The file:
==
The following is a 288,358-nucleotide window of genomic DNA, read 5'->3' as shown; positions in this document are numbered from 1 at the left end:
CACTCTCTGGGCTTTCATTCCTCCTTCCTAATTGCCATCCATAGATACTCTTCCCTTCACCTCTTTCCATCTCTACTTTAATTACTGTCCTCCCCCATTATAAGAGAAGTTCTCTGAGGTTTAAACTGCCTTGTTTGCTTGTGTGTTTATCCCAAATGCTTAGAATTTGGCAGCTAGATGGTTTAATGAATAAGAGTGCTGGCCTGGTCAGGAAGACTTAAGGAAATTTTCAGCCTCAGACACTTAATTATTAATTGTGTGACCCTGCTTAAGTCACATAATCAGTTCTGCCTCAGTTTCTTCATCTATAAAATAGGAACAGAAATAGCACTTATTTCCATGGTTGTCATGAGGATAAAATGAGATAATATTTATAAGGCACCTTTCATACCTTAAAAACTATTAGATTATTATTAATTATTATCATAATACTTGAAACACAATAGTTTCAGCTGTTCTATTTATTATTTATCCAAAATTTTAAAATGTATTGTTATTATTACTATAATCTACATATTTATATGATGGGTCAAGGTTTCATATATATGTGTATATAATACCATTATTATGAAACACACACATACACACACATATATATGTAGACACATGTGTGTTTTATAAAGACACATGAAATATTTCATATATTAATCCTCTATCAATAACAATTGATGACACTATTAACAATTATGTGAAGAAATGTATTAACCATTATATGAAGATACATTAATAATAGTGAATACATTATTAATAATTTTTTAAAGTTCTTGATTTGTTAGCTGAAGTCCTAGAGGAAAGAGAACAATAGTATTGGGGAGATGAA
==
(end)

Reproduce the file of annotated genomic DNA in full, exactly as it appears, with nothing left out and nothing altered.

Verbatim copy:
The following is a 288,358-nucleotide window of genomic DNA, read 5'->3' as shown; positions in this document are numbered from 1 at the left end:
CACTCTCTGGGCTTTCATTCCTCCTTCCTAATTGCCATCCATAGATACTCTTCCCTTCACCTCTTTCCATCTCTACTTTAATTACTGTCCTCCCCCATTATAAGAGAAGTTCTCTGAGGTTTAAACTGCCTTGTTTGCTTGTGTGTTTATCCCAAATGCTTAGAATTTGGCAGCTAGATGGTTTAATGAATAAGAGTGCTGGCCTGGTCAGGAAGACTTAAGGAAATTTTCAGCCTCAGACACTTAATTATTAATTGTGTGACCCTGCTTAAGTCACATAATCAGTTCTGCCTCAGTTTCTTCATCTATAAAATAGGAACAGAAATAGCACTTATTTCCATGGTTGTCATGAGGATAAAATGAGATAATATTTATAAGGCACCTTTCATACCTTAAAAACTATTAGATTATTATTAATTATTATCATAATACTTGAAACACAATAGTTTCAGCTGTTCTATTTATTATTTATCCAAAATTTTAAAATGTATTGTTATTATTACTATAATCTACATATTTATATGATGGGTCAAGGTTTCATATATATGTGTATATAATACCATTATTATGAAACACACACATACACACACATATATATGTAGACACATGTGTGTTTTATAAAGACACATGAAATATTTCATATATTAATCCTCTATCAATAACAATTGATGACACTATTAACAATTATGTGAAGAAATGTATTAACCATTATATGAAGATACATTAATAATAGTGAATACATTATTAATAATTTTTTAAAGTTCTTGATTTGTTAGCTGAAGTCCTAGAGGAAAGAGAACAATAGTATTGGGGAGATGAA